This topic requires a lengthy discussion. Indeed, both the Canadian Bar Association and Imagine Canada argued in submissions to the Federal Government in 2009 that disbursement quota needs to be scrapped, particularly the 80/20 and ten-year gift provisions. These initiatives are to be applauded. The Income Tax Act often promotes a conservative definition of endowments and needlessly prevents the use of charitable resources for the public good. It mandates charities to create investment funds in which the capital is untouchable for ten years, and this creates a system in which capital is given greater protection than is required or desired.
In the U.S., foundations are required to pay out the equivalent of 5% of capital per annum versus the 3.5% minimum in Canada. There have been calls for the minimum to be raised to 5% if the disbursement quota is scrapped. A 5% annual disbursement would dictate the long-term erosion of capital for most endowments, as the historical real rate of return is approximately 4%. There is an argument to be made from a public policy perspective for a higher payout rate, but there is likely to be a significant backlash from large charities with endowments. Protection of capital in the long-term depends on lower payout rates.
Endowments can be attacked in a number of ways:
• Endowments are an inefficient use of charitable capital: why spend only four cents on the dollar?
• It makes no sense for the government to allocate current tax dollars in the form of donation incentives to fund future public benefit.
• Endowments cause charities to hoard funds, which impedes innovation.
• Endowments can outlive their purpose due to perpetuity clauses.
• When push comes to shove, endowments are structured to protect capital, which often means they do not serve the charitable purpose to their full potential.
While any of these arguments can be pursued vigorously, due to the congruence of utility, history, law, and market pragmatism, endowments are not going away. Nor should they. They are a key component in the Canadian charitable sector. But they need to be better understood. We should be less entranced by the myth of perpetuity and continual growth and more humbly aware that nothing lasts forever and that we have a responsibility to use the funds wisely. Charities should make every effort to build long-term funds without creating a system with unnecessary restrictions. In particular, charities engaged in endowment fundraising should review their use of endowment terminology and documents to avoid limiting future flexibility. The disbursement quota, in particular, should be overhauled to remove mechanisms that provide needless complexity and inhibit use of funds for charitable purposes. A more flexible, responsive endowment system is more likely to pass the next stress test when it occurs.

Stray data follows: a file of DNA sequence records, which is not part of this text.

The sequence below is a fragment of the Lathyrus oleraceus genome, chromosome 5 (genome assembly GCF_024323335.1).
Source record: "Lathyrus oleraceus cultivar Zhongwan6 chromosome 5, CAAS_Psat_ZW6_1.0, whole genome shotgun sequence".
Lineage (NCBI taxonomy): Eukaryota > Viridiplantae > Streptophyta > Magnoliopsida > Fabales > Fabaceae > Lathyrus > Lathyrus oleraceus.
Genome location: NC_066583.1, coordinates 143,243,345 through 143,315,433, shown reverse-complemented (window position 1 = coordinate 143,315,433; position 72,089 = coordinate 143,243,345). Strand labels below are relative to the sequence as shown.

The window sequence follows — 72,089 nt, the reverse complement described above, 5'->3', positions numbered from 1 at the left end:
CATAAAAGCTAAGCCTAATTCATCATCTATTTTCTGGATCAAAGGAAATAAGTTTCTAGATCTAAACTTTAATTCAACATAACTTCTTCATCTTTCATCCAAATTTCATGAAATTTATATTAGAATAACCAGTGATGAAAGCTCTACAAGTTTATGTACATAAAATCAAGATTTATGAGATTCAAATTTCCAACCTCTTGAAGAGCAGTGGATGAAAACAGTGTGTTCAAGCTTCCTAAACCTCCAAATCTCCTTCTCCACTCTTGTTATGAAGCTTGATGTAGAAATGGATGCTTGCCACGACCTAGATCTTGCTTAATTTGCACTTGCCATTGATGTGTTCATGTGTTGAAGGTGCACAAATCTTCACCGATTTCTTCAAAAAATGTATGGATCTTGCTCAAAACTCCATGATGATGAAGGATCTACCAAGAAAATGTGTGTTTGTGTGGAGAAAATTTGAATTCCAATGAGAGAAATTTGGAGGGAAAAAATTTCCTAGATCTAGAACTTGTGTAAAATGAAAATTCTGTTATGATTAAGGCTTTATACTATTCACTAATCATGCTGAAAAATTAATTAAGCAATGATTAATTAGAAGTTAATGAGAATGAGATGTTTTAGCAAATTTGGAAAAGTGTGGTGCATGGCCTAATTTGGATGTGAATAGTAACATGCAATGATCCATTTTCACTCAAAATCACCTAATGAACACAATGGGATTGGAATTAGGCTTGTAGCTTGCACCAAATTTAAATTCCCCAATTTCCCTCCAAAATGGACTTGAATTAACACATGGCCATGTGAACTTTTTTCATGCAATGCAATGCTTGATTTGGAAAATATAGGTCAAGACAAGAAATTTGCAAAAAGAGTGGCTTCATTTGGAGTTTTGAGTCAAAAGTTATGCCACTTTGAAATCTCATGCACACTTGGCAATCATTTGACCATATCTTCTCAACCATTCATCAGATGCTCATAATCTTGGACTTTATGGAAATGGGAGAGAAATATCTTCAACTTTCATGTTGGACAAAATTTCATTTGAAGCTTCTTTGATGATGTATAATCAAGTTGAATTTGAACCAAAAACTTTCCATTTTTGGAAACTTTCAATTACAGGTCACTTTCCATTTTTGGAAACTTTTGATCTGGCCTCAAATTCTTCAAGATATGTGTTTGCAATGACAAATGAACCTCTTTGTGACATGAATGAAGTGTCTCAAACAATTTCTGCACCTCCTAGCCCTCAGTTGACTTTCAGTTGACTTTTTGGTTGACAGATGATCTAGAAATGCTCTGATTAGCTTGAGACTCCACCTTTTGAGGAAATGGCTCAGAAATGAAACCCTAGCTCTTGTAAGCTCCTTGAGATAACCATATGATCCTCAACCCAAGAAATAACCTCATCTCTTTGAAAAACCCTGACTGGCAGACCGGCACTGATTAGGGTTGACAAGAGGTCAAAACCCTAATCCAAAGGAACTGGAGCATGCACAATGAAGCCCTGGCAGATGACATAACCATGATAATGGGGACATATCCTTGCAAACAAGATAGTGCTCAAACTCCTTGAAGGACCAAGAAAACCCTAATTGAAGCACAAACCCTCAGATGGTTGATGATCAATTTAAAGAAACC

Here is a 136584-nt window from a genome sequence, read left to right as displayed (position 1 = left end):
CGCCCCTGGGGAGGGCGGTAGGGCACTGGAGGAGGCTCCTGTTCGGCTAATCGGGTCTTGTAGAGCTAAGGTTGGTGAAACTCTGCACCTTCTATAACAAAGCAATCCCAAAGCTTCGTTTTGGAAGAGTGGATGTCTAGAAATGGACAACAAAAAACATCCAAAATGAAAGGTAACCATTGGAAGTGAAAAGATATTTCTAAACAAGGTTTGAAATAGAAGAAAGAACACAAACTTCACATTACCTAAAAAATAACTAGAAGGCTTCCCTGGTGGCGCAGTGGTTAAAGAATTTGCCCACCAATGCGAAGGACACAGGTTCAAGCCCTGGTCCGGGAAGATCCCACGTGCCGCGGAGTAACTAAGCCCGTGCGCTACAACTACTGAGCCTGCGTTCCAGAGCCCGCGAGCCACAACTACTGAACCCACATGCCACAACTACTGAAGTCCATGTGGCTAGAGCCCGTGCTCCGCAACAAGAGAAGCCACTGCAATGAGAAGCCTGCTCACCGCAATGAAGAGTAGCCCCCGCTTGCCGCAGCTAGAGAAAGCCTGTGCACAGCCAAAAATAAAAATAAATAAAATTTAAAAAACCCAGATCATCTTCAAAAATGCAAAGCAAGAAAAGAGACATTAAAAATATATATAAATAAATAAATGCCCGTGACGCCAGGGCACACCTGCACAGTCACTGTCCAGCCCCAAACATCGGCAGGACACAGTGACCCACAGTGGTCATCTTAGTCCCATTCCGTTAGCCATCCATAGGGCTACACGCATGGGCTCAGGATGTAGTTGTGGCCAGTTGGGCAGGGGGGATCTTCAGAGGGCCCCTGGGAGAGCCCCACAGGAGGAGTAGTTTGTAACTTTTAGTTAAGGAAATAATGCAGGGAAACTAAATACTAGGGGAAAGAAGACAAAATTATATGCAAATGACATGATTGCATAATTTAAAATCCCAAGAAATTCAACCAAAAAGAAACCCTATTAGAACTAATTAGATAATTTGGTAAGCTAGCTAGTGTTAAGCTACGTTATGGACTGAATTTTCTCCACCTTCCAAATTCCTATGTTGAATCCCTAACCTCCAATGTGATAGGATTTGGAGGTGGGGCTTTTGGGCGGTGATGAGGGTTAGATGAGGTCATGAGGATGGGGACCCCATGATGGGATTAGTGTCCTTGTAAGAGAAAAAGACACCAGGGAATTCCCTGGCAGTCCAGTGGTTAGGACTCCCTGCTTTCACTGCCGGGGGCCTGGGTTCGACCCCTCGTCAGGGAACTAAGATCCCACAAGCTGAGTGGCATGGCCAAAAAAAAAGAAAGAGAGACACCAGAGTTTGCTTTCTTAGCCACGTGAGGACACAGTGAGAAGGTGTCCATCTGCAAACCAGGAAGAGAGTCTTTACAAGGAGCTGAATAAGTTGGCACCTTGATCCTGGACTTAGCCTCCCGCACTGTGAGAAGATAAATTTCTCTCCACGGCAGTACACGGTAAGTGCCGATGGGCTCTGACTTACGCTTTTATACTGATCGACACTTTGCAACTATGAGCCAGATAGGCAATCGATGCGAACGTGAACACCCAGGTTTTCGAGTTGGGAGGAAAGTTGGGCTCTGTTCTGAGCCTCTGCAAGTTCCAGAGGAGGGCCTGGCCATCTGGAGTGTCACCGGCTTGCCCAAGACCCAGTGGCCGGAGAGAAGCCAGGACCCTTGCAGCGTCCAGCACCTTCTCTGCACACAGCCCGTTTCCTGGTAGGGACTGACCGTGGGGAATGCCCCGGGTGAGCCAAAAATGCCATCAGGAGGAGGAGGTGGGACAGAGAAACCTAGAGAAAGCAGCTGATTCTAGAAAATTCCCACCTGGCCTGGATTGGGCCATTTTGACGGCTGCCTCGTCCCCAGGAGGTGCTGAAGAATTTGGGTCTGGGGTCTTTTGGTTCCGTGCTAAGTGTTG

1 Munk, Nina. (2009, August). Rich Harvard, Poor Harvard. Vanity Fair, pp. 106-112, 144-148.
2 University of Toronto Endowments. (2009, April). Annual general report for the year ended April 30, 2009. University of Toronto.
3 Investor Economics. (2008). Charities: An emerging opportunity. The fee-based report, Investor Economics, Inc. URL: www.investoreconomics.com .
4 Investor Economics.
5 KCI. (2008). Endowment Fundraising—A matter of principal. Philanthropic trends:
URL: www.kciphilanthropy.com .
6 Ayer, Steven M., Hall, Michael H., & Vodarek, Lindsey. (2009, June). Perspectives on fundraising: What charities report to Canada Revenue Agency. Imagine Canada.
Malcolm D. Burrows is Head, Philanthropic Advisory Services, Scotia Private Client Group, 1200-One Queen St. E., Toronto, on, M5G 2W5. Email: [email protected]